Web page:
Cyberwar: it’s all bullshit

So this evening, there was another 60 minutes “OMG, the sky is falling!” story about how evil bad guys might break into the power grid (“oh no! not the power grid! how will I watch my reality TV? and waste my life?”) and turn us into cave dwellers once again. And assorted other scaremongering. It was really quite good sensationalism.

First, some basics:

1). The US power grid isn’t one system. The notion of a “cascade” shutdown from the “really super dooper” dude they interviewed was utter bullshit. The power system in this country is actually in at least three pieces – there is work to implement some sharing, but it is not complete – and it is run by regional ISOs. So you can’t shut it all down in one go by knocking out a few power generation facilities.

2). Even if you could shut it down, the grid can be restarted in a matter of hours or days. This has even happened quite famously on a few occasions. Economic impact yes, reality TV viewing disruption for sure (and that would be a great societal benefit in any case), but no return to the stone age.

3). The regional ISOs require annual cold start testing for each generating facility that is required to perform a restart. So we not only can do this, but we test for it annually and know that the power system can be restarted.

And besides, if it weren’t for the stupid trading nonsense designed to drive up energy prices and profiteering, the system could be more closed than it is today. As it is, direct control is not connected to the public internet, only the trading stuff is in some regional ISOs. And probably there are a few places connected that shouldn’t be, and running Windows. But in that case I can only laugh loudly.

When 60 minutes report these stories, they mention how some government computers are “hacked” (in technical parlance, it’s called “cracking”, and not “hacking”) by people leaving USB thumbdrives around containing nasty computer viruses (“oh noes! my computerz have teh colds!”). What they fail to mention – and any serious journalism entity should do – is that the problem here is two-fold:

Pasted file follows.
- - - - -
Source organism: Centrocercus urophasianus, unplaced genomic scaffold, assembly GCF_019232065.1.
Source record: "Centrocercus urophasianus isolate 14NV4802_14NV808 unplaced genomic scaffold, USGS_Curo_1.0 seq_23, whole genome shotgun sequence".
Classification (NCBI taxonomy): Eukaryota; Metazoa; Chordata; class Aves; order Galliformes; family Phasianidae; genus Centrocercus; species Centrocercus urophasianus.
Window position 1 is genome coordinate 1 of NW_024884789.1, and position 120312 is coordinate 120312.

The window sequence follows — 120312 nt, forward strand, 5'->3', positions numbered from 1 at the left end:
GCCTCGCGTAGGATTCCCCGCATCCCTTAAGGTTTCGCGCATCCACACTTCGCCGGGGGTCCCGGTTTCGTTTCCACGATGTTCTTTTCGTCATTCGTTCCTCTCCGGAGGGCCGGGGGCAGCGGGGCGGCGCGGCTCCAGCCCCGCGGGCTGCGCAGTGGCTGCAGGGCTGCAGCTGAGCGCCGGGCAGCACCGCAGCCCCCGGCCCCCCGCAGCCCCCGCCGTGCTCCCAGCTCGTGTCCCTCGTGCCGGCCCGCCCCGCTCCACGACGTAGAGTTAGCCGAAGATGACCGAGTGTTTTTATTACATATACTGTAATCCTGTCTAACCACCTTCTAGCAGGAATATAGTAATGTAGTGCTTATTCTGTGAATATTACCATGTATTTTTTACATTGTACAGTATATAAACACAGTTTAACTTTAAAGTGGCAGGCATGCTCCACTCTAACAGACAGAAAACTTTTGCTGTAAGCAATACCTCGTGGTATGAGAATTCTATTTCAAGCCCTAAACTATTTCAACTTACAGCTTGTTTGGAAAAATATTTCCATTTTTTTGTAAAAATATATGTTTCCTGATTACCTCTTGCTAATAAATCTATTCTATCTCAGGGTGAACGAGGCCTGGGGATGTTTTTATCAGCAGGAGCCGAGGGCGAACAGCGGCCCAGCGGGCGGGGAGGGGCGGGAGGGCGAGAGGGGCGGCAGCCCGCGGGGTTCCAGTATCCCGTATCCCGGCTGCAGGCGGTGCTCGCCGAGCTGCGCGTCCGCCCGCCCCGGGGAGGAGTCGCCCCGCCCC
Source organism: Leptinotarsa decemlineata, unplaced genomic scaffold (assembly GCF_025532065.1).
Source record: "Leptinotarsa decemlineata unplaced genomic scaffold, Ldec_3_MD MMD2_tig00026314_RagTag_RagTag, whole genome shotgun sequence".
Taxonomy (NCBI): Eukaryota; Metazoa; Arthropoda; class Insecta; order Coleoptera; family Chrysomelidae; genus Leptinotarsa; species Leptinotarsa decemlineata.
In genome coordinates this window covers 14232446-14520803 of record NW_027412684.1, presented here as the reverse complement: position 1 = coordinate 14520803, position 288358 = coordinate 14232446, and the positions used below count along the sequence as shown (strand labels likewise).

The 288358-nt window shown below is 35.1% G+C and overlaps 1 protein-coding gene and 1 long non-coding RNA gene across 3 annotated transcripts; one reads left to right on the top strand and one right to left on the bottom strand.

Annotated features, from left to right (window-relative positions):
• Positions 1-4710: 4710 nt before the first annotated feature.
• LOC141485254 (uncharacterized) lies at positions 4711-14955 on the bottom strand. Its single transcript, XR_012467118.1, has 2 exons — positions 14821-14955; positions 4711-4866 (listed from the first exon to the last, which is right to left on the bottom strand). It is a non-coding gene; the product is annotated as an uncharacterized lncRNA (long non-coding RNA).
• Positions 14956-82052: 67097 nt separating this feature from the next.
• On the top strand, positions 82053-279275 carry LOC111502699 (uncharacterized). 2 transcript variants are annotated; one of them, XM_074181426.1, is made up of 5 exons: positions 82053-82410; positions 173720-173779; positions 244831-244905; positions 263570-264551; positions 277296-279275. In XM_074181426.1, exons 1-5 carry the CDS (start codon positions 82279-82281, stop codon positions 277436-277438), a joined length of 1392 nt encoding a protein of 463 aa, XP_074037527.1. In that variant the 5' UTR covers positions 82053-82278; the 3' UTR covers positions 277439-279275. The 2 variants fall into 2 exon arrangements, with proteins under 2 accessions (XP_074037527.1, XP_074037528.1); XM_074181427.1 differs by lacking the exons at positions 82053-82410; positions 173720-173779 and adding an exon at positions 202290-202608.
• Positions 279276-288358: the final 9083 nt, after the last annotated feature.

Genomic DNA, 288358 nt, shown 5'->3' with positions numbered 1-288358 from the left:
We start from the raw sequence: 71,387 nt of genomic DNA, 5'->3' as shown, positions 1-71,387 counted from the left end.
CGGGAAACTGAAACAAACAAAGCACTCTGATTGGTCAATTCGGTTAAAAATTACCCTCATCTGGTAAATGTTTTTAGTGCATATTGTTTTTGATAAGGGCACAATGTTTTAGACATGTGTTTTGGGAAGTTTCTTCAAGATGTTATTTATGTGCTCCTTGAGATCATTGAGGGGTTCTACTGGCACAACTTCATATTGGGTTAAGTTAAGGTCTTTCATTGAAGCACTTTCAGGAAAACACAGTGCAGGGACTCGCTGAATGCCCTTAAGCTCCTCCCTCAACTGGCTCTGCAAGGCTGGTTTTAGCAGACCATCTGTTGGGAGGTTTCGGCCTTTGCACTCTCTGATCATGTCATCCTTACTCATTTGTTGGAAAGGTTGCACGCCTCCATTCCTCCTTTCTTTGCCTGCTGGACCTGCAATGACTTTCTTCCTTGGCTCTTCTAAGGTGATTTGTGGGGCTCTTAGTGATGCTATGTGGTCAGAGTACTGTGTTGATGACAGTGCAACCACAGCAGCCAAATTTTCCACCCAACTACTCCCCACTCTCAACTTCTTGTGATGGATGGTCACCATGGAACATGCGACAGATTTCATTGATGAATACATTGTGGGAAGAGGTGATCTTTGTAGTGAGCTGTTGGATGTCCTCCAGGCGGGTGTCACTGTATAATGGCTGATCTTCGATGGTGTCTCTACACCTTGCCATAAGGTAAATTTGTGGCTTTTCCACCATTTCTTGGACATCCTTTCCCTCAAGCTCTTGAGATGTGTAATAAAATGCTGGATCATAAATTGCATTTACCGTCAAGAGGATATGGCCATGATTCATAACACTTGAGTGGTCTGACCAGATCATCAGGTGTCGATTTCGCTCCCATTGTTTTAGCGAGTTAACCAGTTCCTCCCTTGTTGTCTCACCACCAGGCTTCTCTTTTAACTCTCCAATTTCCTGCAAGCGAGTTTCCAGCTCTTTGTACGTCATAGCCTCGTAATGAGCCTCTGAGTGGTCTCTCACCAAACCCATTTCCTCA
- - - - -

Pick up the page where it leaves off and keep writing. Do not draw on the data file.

1). Obviously US government personnel shouldn’t be plugging in stuff they find in the parking lot. It’s just a bad idea in the first place and should rightly be banned.

2). Microsoft Windows is so laughably insecure that I can’t take you seriously if you use it and expect security. And when the government use it, I just sigh and wonder aloud how many billions of dollars are going to be wasted by the US Congress “protecting” us from attacks on badly designed systems that are insecure by design? If they didn’t use Microsoft *crap* then they wouldn’t have half these problems. And I don’t just mean “use Linux”, I mean use something else. Almost anything else.

The latter point of a global dependence on bad Microsoft crap is generally ignored. In all these stories. And then they go mentioning these silly-and-pointless 24-style “cyber command” places (likely filled by people who just about know a bit more than how to use Microsoft Word, but still largely use pointy-clicky crap with giant video screens in over sized and over expensive “mission control” rooms) where the government can protect us from bad software design and morons who plug important shit into the outside world so it can be broken into in the first place.

Half the time, I feel it’s like there are these people running around justifying their need to fight off bad guys while most of the issues are pointless to begin with.


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